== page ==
Epsllon in regard to the election was
discussed and the following resolu?
tion was adopted and signed by thoso
In consideration of the fact that the
fraternity of Thota Nu Epsllon has
in the past proved itself a pernicious
and demoralizing influence in univer
sity politics and athletics, and that
thiB organization Ib represented among
tho candidates at present running for
positions on the athletic board, we,
tho undersigned, urge all men who
have at hoart tho highest welfare of
Nebraska athletics to oxerciso tho ut-
.niost enro In casting their vote nt tho
coming election, and to put forth ser
ious effort in tho nttompt to ascer
tain tho namo of Thota Nu EpBllon
representatives, and then to do their
utmost toward preventing their sun
cess at the polls on next Monday.
' ; ED. GUtDINGER.
E. W. HILLS.
O. T. BENTLEY.
" H. W. POTTER.
J. T . COUPE.
R. S. MOSELEY.
J. S. ELLIOTT.
R. E. WEAVERLING.
W: C. WEISS.
P. A. JONES.
8. M. COLLINS.
A. M. HARE.
G. H. MATTISON.
H. A. HATHWAY.
H. J. CARY.
COMRANY.B HOp jTHIS EVENING.
Good Crowd Expected at Annual Mill
-Tonight 'tho next to the fast of the
university dances of this year will, bo
hold. Company B will give its annual
hop at Walsh hail. .Tho last danco of
tho season will be the freshman hop
May .15.'. j . , V."'; . , ,...,',
') ThCs j qpmmitteo in cbargq-ofJ the
Company JB affair report a good sale
qt tickdts ; -, and thoy oxpoct a crowd
woirsulted to 7bo sizo of the hall. The
lateness in tho announcement of tho
dato caused some fear that the" hop
iwould not" pay out, Mitth'is seoms
Ptnfncon-' ufrittainc . it 41v DaIIIU
. .ww ,,.,.. .Hl iuu uiiitia.
Economy department, left last evening
for tho east frhpro !hba .going' to
hiako arrangements for the ostablWh
mp'nt of a general, agency .fpr one.oj
the large .insurance companies, Pn
(ossor Vehstor will not boat eufft
ka next year. , y
Subject to tVe' approval ;t "of tho
chancellor tha following " promotions
and assignment? in the cadet batfnl
Ipn ,ar-j announced: Serkeant Jind.
dook pg.rltojrolor sorseantt. rivatd:
lEHi trumjiot corpstp .chief Jtrum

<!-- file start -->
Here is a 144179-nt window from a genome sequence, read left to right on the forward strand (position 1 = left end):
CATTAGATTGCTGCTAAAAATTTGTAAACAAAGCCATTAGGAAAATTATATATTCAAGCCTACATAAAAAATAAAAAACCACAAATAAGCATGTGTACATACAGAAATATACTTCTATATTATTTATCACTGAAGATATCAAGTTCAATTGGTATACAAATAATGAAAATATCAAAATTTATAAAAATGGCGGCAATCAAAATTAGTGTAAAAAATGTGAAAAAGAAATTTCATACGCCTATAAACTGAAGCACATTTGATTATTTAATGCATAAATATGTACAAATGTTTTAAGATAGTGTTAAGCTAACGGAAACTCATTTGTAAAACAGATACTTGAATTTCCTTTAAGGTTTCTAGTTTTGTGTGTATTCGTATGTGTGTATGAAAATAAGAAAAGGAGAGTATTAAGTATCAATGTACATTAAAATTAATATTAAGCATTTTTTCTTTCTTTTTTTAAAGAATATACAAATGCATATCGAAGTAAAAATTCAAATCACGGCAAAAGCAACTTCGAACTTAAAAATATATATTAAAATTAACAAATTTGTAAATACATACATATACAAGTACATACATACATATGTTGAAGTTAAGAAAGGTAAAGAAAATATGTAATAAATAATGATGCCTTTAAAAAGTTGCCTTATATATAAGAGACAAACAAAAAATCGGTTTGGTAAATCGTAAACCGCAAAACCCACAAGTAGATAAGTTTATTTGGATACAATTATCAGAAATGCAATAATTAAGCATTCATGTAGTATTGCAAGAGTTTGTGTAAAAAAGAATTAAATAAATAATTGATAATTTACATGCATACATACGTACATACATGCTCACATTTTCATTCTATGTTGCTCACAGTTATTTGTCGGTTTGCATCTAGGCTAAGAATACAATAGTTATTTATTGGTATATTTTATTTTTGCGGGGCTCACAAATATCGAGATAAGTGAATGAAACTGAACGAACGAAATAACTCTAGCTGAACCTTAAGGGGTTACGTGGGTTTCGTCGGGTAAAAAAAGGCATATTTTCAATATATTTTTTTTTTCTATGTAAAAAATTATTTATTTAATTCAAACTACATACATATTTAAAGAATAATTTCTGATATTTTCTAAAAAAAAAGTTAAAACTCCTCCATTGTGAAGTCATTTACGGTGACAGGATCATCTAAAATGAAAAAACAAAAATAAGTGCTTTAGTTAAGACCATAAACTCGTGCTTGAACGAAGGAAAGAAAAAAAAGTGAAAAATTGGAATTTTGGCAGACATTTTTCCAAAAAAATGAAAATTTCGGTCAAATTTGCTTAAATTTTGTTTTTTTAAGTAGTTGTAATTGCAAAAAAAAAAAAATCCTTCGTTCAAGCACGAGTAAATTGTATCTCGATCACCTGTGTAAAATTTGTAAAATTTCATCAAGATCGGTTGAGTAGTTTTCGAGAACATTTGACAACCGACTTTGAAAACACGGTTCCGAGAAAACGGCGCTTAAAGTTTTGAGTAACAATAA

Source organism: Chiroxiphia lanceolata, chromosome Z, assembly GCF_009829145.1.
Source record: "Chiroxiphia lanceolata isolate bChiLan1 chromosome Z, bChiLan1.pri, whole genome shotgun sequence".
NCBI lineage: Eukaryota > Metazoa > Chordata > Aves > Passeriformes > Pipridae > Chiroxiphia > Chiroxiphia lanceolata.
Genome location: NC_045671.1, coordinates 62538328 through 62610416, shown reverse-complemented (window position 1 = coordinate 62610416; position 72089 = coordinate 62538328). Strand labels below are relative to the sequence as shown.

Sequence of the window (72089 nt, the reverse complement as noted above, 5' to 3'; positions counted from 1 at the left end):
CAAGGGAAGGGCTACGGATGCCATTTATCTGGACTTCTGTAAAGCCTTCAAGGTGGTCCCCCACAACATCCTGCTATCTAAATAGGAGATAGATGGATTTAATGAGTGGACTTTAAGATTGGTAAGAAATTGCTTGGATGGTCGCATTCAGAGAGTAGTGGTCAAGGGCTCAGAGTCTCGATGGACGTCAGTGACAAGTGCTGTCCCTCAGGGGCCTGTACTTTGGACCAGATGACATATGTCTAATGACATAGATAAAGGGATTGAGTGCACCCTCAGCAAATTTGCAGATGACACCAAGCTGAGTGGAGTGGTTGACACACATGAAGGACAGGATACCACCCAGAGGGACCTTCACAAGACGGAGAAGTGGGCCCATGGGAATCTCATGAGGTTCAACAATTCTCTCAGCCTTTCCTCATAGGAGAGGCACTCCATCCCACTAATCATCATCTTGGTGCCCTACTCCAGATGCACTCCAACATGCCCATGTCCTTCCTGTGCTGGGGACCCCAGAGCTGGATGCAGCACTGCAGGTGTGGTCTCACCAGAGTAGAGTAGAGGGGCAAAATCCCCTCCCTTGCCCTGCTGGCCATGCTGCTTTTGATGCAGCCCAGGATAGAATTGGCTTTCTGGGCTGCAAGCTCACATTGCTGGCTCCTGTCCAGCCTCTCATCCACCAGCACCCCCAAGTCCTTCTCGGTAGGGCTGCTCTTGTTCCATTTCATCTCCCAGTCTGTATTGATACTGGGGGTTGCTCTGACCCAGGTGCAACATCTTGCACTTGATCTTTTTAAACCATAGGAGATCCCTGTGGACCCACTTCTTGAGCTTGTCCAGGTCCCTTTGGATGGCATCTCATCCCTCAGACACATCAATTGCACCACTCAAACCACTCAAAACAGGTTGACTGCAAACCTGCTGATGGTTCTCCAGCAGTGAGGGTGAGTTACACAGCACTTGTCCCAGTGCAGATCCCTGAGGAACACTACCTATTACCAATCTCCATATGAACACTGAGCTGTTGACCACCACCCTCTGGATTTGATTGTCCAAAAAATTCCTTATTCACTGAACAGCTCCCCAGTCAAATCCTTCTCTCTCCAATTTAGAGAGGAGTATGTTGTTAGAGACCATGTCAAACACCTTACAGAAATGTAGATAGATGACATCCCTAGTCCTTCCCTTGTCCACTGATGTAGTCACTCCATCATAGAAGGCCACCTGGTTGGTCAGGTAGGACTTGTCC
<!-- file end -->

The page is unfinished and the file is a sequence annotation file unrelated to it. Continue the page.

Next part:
ieior;"oerse:u wyae, uo,. u, roattcod
GIVES A SERIES OF LECTURES
BE8T EDUCATOR IN FORESTRY IN
THE UNITED STATES.
Has Written Book on Structure of
Timber Which la the Bes Ever
Issued Will 'Give Six
Tho department of forestry of tho
university has been exceedingly for
tunato In securing ono of tho loading
foresters of the United StatcB to glvo
a series of six lectures. Profossor
Pillbert Roth Is considered tho load
ing man In his profession in this coun
try and his work Is rocogulzod In
Europo as well as hero. Ho is nt pres
ent dean or tho foreBt school of tho
University of Michigan.
It was only through a most fortun
ato combination of circumstances that '
tho proreaaor has been secured. Ho
cunio to tho university direct from
Michigan, arriving yotsorday morn
Ing. Yesterday aftornoon at 2 o'clock
and yesterday evening at 7:30 he
spoko to tho department. Ho will re
main Friday and Saturday during
which tlmo he will deliver four moro
lectures. HIb tpplca for tho ontlre.
series of lectures deal with forest
policy and forest management. Whllo
hero ho will attend tho Forest Club
banquet at which ho will bo the
guest of honor. '
Best in Country.
Professor Roth Is undoubtedly tlio
best educator in forestry In tho
Unitedt Stut.es at tlio present tlmo;- Ho;
Is the 'author of a largo number.", of
pub'llca,ti6riB and , his treatise" vbnUhof
structiiro of timber is!theuneBt,oyor
issued In tho English language. This!
book has boon translated into French.
His text yook known as tho "First
Book of Forestry" is used In ovory
forest school in America.
Tho professor was born
many and lib is thoroughly cbnvcp,
sant with tho IntenBlvo forest condi
tions provalent In that country. Pro-
vious to his appointment as dean
of tho F,orost School of tho University
of Michigan ho Was chief of the divi
sion of forestry under tho government;
land office. He had", tho professorship
in forestry at Cornell when that;
school wob the ranking fordst school
in tlio United States :
Much Valuable Work.
' . .;,;
In his capacity as chief of tho dlvl
slori of forestry he became thoroughlyi
conversant with ever part of 'tho!
United States. His work in this coun-j
try has been, of Inestimable value.vHel
devlsod-tho preserit system of con-
ducting tlio forest service land ne ;,was)
tho first man to effectually "prosocutei
tho graft which so tfadiy affectociurl
timber lands. That Professor Roth's
knowledge of forestry Id as practical
as It Is theoretical Is duo In a .great
meaBuro to tho fact that iio was' ones
.. j .'', t -.. . .-... i-wC t
of tho old pioneers jof the middle, west.
He hunted' buffalo throughout1 Hiilst
countr and gained much of his ih-I
timate knowledge) of Its conditions!
and forest problems whllo aploneor.
1 . " t- , '. - !$ ,, K
Walter Kennor,. 1909, Law 1911, Phi
ivuppa fsi, wuu lanun Beruusiy ins
yesterday with appendicits. His 'other!
whorls "ft doctor, thought It'beiitMo
lake him. to Omaha which 'Wyie
last1 night. It is feared that Mr, kon-
ner will bo forced to submit 10 an op
oration, which willhi8cessltt:kkMkDe-
u r ' nJ ' f1 I'n .ij n-y ... giP'
vout of tf ch'.ol for ;tho ros. f,oft i(ho
& tnI8fcjEftSili2t'cP-v -,
Iri' tho Nebraskhh yesterday tho